Considering that it’s a Disney-produced and distributed documentary, “Waking Sleeping Beauty” doesn’t cut too many corners, nor does it spend too much time trying to make people like Michael Eisner or Jeffrey Katzenberg look good. (Yes, by the time the film was released, neither man worked for the company, but the candid nature of the interviewees, never viewed in the talking-head format, is still pleasantly surprising.) “Waking Sleeping Beauty” climaxes with the release of “The Lion King,” one of the biggest smash hits in cinema history, let alone among Disney films. A sequel to “Waking Sleeping Beauty” could include the rest of the Disney Renaissance, how Pixar’s ascendancy in Hollywood sunk Disney’s fortunes, how Disney animation struggled in the early 2000s and then rebounded in the 2010s, or how Disney animation has now become the breeding ground for live-action blockbusters. Or a sequel could serve as the memorial service for the animation format that is the foundation for the Walt Disney Company. The options are pretty vast; I hope we get one of them sometime soon.
Scott Renshaw, Salt Lake City Weekly
It’s been grotesquely fascinating to me watching Sea World’s attempts at P.R. spin in the wake of Gabriela Cowperthwaite’s “Blackfish.” I’d be interested in a follow-up not so much to find out if anything has changed with regard to the parks’ policies and procedures, but more as a case study in how a corporation tries to recover from something as damaging to its public image as that movie was. It might not pack the emotional punch that “Blackfish” did, but it might actually be more relevant to everyday American life: how corporations work not on changing behavior, but changing the conversation.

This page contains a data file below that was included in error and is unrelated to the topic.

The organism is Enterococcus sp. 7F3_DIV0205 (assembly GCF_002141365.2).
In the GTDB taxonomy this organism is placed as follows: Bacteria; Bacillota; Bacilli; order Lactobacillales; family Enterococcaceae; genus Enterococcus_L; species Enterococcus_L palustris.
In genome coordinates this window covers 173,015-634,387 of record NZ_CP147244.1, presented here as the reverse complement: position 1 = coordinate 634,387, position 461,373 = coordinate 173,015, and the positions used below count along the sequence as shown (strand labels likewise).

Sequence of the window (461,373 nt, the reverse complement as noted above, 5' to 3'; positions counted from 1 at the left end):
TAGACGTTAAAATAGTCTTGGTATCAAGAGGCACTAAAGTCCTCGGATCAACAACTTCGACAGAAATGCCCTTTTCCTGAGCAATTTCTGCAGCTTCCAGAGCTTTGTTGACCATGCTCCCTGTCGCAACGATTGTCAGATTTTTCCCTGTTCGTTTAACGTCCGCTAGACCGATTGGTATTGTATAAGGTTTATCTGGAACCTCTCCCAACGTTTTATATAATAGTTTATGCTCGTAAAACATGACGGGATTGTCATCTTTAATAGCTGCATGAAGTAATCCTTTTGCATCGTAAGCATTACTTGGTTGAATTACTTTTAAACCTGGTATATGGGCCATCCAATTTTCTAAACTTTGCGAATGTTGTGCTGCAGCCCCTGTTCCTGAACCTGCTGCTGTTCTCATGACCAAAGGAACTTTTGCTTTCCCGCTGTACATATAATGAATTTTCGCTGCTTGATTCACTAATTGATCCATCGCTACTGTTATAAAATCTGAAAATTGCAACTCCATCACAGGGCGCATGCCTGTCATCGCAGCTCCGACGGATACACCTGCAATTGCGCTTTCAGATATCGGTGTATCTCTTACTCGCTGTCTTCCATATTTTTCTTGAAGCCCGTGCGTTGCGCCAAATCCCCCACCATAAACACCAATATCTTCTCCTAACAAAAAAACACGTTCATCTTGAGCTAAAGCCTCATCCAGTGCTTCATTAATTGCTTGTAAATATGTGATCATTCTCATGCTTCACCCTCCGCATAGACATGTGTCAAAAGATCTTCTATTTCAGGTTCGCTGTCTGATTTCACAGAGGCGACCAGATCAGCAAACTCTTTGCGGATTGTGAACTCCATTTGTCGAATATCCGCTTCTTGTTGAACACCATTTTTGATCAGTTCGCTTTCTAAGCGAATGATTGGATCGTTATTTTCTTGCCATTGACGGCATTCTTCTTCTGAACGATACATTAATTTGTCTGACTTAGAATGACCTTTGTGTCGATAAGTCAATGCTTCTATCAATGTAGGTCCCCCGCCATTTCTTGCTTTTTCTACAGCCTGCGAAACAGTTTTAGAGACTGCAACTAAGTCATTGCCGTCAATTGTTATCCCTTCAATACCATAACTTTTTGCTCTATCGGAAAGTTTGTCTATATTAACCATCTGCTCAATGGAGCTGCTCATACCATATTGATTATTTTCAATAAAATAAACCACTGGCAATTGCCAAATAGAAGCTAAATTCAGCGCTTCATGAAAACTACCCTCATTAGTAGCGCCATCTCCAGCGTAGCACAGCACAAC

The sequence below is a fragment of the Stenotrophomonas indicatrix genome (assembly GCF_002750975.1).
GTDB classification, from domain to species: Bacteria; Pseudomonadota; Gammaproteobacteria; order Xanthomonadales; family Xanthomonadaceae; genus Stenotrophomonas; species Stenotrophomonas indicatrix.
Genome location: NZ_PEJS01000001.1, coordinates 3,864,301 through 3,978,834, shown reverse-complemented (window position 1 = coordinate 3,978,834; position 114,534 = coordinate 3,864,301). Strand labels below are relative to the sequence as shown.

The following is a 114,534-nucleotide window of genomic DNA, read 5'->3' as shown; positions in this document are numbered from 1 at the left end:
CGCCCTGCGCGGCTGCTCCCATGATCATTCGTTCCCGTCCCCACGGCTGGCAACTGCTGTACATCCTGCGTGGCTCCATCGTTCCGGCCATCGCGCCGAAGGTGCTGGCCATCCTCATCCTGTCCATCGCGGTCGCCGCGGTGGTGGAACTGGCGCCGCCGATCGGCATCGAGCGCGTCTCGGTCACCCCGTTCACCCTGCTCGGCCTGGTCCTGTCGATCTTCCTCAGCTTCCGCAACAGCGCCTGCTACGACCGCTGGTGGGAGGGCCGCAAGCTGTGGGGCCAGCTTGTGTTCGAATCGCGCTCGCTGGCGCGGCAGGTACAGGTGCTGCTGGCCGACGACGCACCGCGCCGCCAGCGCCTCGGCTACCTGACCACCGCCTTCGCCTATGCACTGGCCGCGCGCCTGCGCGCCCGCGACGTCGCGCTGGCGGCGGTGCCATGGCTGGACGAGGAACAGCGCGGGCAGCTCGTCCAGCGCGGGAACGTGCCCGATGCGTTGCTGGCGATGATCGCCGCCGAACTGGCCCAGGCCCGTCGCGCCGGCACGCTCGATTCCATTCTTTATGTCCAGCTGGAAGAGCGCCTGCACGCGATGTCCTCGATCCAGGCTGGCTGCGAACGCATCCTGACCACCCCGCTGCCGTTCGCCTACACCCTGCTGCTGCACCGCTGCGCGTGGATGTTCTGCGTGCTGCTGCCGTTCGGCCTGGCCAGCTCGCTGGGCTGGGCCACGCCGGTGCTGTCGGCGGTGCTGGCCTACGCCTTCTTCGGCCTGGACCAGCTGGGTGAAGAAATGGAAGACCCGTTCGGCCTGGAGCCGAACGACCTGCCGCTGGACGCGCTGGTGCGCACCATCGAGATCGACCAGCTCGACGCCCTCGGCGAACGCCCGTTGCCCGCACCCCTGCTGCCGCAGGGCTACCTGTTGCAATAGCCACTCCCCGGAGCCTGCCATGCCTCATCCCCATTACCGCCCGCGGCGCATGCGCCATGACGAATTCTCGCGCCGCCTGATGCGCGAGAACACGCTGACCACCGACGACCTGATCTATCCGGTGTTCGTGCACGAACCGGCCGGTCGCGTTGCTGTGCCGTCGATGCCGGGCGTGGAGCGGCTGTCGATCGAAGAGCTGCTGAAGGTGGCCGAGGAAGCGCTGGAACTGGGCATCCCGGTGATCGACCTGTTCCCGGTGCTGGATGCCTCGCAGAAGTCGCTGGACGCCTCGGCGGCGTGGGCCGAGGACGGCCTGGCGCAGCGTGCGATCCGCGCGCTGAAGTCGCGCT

Joey Magidson, The Awards Circuit
I’d actually like to see a follow up to “Life Itself,” talking more about Roger Ebert’s legacy, the work Chaz Ebert is doing to honor his memory, and the overall impact that both his life and his passing has had on writers everywhere. It could really be something beautiful. It wouldn’t quite be a reconsideration of Ebert, but more a further consideration on the immense shadow he’s left on the world of film criticism.
Noah Gittell, Washington City Paper
I’d love a follow-up to “Werner Herzog Eats His Shoe.” We know how it went down, but I’m curious to hear how it came out.
Michael Sicinski, Cinema Scope
Even though the whole thing is on YouTube and Ubu, John Berger’s four-part series “Ways of Seeing” remains underseen. I suspect many more folks have read the book based on the series, but Berger’s use of image and narration is beautifully didactic, questioning the mass media, feminism, and class relations in visual culture with the confidence, wit and dexterity we’ve seen in more recent work by Thom Andersen, John Gianvito, and the late Harun Farocki.